In their mission to destroy the apparatus of super-powered tyranny, the heroes go through emotional and sometimes even poignant moments; superheroes are shown to be human as well, merely part of the system. In weaving such a story The Boys tries really hard to be a "mature" tale, one where actions have consequences, where anything can happen, where morality as such is questioned. And it fails spectacularly at it.
The Boys is too unsubtle; its allegiance is first and foremost to enjoyment. The gratuitous violence and titillation subverts the show's own somewhat radical message and reveals what it truly cares about - giving its audience spectacular enjoyment through very impressive CG work. It is, as Adorno perhaps would have put it, a contradiction within the form and the content of the work. The content of The Boys is quite critical, perhaps even anti-capitalist - evil corporations, manufactured terrorists, people turned into brands, etc.; and yet, its form is reactionary - the same fantasy of every single super-hero work: the awe in the face of super-powers ("holy shit that dude just melted the lady's eyes!!"), the rigid narrative of "good versus evil" (even if the superheroes are in the "evil" camp), the violence for pure enjoyment without critique.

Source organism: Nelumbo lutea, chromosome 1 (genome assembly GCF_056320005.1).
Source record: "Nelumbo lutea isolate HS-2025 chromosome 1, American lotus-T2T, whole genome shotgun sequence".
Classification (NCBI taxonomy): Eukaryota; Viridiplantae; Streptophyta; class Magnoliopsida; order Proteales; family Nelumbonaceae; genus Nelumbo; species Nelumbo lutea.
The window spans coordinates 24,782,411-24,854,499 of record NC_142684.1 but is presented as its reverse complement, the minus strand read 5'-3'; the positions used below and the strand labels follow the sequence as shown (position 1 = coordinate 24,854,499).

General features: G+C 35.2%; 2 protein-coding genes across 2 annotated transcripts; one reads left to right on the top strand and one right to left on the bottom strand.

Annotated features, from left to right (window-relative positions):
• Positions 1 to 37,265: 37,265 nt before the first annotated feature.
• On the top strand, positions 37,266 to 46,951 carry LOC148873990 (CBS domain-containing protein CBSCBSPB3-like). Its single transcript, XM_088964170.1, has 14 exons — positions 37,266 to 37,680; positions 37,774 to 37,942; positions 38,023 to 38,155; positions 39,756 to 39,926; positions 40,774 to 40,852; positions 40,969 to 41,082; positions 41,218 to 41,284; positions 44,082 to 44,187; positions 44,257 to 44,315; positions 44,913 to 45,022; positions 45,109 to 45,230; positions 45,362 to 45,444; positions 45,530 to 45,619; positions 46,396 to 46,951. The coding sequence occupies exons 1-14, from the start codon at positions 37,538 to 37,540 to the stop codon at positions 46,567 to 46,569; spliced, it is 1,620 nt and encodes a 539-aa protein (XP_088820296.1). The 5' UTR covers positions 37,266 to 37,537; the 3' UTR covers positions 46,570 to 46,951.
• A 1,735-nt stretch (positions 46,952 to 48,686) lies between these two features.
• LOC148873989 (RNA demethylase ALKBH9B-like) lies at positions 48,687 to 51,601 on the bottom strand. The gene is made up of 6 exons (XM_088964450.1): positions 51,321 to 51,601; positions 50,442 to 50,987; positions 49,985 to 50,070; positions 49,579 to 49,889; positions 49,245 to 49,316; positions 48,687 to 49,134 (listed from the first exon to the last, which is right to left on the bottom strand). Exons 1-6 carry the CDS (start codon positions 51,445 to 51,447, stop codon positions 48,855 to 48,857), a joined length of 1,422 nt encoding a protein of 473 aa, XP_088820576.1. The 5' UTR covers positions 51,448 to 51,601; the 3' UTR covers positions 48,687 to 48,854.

This calls to mind as well Mark Fisher's critique of corporate anti-capitalism in Capitalist Realism:
In fact, capitalism realism [that is, the cultural and ideological mode of late-capitalist neoliberal society] is very far from precluding a certain anti-capitalism. After all, and as Žižek has provocatively pointed out, anti-capitalism is widely disseminated in capitalism. Time after time, the villain in Hollywood films will turn out to be the 'evil corporation'. Far from undermining capitalism realism, this gestural anti-capitalism actually reinforces it. [...] [This] exemplifies what Robert Pfaller has called 'interpassivity': the film performs our anti-capitalism for us, allowing us to continue to consume with impunity.